With yet another election looming, Xtra West sat down with Vision Vancouver mayoral hopeful Gregor Robertson Oct 24 to get his perspective on the issues that resonate with queers —from his take on the community’s top priorities, to the influence of BIAs, to safety and the role of the city in finding a new home for The Centre.
Robertson, co-founder of juice maker Happy Planet, stepped down as the NDP MLA for Vancouver-Fairview Jul 15, after announcing his intention to run for Vancouver mayor back in February.
Here’s an excerpt from Robertson’s interview with Xtra West.
Xtra West: A number of high-profile queer community members seem to think that you get it —that you get our community and its needs. What do you think are the top three needs of the queer community going into this election?
Gregor Robertson: Top three needs. Safer community in the West End. That’s number one.
Number two, affordable housing and renter protection. And third… homelessness I always put as the top priority and it’s obviously related to the safety and the affordable housing in the West End —I guess I’m seeing it in a different light here, not as being as a specific need of the queer community. It kind of overarches everything. If we don’t address it, it affects everything else, and therefore does affect the community significantly. It’s hard to rank these.
There’s homeless people in the Village all the time. I think it’s broken our spirit as a city, and certainly in the community. So maybe that’s the order —homelessness, making sure people have homes and that connects to the second priority, which is affordable housing and renters’ rights, so more people don’t become homeless that are on low and middle incomes. And then third would be community safety, in particular in the Village, given that we’re seeing it flare up again. I would say those are the three most pressing.
XW: You have told Xtra West that it’s disappointing to see some of the heart and soul of Davie Village fading under the pressures of what you call “the Disneyfication” of Vancouver for the 2010 Olympics. As mayor, what specifically will you do to maintain the Davie Village’s gay identity?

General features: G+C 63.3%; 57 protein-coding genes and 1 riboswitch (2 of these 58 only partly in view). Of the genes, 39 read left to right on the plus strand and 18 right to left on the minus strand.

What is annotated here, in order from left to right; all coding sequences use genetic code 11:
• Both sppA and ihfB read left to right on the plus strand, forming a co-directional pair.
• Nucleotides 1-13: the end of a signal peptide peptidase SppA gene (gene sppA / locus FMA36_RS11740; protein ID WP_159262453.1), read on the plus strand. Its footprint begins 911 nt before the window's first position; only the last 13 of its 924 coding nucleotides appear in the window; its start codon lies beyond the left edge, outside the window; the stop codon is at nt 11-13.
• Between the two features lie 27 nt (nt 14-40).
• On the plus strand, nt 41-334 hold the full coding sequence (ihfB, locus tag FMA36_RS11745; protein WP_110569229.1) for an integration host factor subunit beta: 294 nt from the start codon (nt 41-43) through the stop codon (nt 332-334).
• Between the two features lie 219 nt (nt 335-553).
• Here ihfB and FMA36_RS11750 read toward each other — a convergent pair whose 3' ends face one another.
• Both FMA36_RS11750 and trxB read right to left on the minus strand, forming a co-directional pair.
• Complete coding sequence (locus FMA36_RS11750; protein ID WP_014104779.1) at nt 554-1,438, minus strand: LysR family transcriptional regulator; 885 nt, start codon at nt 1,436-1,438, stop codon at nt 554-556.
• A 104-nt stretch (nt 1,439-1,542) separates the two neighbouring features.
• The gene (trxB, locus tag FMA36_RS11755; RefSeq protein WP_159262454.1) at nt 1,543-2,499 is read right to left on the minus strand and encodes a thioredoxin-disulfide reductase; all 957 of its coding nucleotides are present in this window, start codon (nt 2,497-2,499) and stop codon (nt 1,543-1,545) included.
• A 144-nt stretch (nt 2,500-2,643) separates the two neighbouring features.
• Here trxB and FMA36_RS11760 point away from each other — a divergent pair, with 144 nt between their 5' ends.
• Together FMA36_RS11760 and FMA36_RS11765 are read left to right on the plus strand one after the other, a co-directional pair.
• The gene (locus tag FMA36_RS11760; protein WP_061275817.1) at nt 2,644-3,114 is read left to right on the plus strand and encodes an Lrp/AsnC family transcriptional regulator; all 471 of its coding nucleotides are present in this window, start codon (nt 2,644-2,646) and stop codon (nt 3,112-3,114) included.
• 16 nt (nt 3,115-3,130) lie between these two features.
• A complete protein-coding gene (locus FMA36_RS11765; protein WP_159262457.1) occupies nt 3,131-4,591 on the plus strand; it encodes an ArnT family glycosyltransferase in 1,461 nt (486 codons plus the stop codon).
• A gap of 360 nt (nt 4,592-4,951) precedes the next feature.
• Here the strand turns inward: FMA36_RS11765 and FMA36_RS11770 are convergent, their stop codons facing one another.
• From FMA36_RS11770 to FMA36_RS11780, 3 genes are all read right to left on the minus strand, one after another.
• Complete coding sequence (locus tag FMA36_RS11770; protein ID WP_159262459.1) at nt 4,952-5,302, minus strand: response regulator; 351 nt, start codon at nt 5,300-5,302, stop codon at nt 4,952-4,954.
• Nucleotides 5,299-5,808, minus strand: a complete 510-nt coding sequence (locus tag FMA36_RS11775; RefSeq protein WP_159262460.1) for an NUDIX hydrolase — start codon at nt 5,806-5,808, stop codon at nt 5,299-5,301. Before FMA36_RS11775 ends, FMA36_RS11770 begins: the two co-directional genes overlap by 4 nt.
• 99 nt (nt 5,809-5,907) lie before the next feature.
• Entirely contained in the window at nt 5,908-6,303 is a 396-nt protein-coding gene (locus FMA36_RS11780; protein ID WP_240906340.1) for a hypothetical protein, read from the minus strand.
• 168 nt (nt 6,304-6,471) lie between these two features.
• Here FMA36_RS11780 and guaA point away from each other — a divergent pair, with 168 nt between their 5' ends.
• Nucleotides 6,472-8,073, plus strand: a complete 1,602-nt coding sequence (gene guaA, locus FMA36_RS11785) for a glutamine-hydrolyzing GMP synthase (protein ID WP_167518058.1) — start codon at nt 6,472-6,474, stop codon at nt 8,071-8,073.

GR: Ensure that the community has real influence on the decisions related to how the Village looks and feels. I think the issue of the banners was a specific case where there was difference of opinion and the community wasn’t being heard.
We’re changing the look of the whole city for the 2010 Games. It shouldn’t be [a] homogeneous and generic Olympics look, and I think the look and feel of the Village is important. The community should have real voice on that.
XW: You mentioned that people should have more of a say from the village in terms of things like how the Village should look. Do you have a specific sense of how that would be accomplished?
GR: That’s a good question. I’ve talked a lot about neighbourhoods having more voice, more influence on decisions that affect them, and we need to create means for that to happen.
We need to reinvigorate the citizen committees at city hall. We need to empower neighbourhood committees or councils to bring more voice to distinct neighbourhoods, and that’s something I want to look at rejuvenating.
XW: The influence of the BIAs on the look and identity of certain city areas became a hot-button topic, especially for the queer community when the West End BIA removed the rainbow banners from the Village lampposts. What do you think of the WEBIA’s decision to remove those banners?
GR: It was maybe not well thought through and there should have been better communication, better community decision-making there. I think the end result has been a reasonable result. But ideally these decisions get made more smoothly with better communication.
XW: Would you like to see a greater involvement of community residents, who are not necessarily business and property owners, in those decisions at the BIA level?
GR: It’s an interesting question. The divide between a business association and a residents’ association creates challenges and the perception of separate agendas and separate politics. It’s worth looking at bringing those groups together more often into a more cohesive body that can guide the community decisions without it blowing up and being divisive.
XW: In speaking with the executive director of the BIA, Lyn Hellyar and also the new president Robert Graham, they are maintaining that an approach was made to the current mayor Sam Sullivan about issuing a proclamation that the Davie Village be “the core of the gay neighbourhood in Vancouver.” Are you aware of such a plan?
GR: No, I haven’t heard that. No.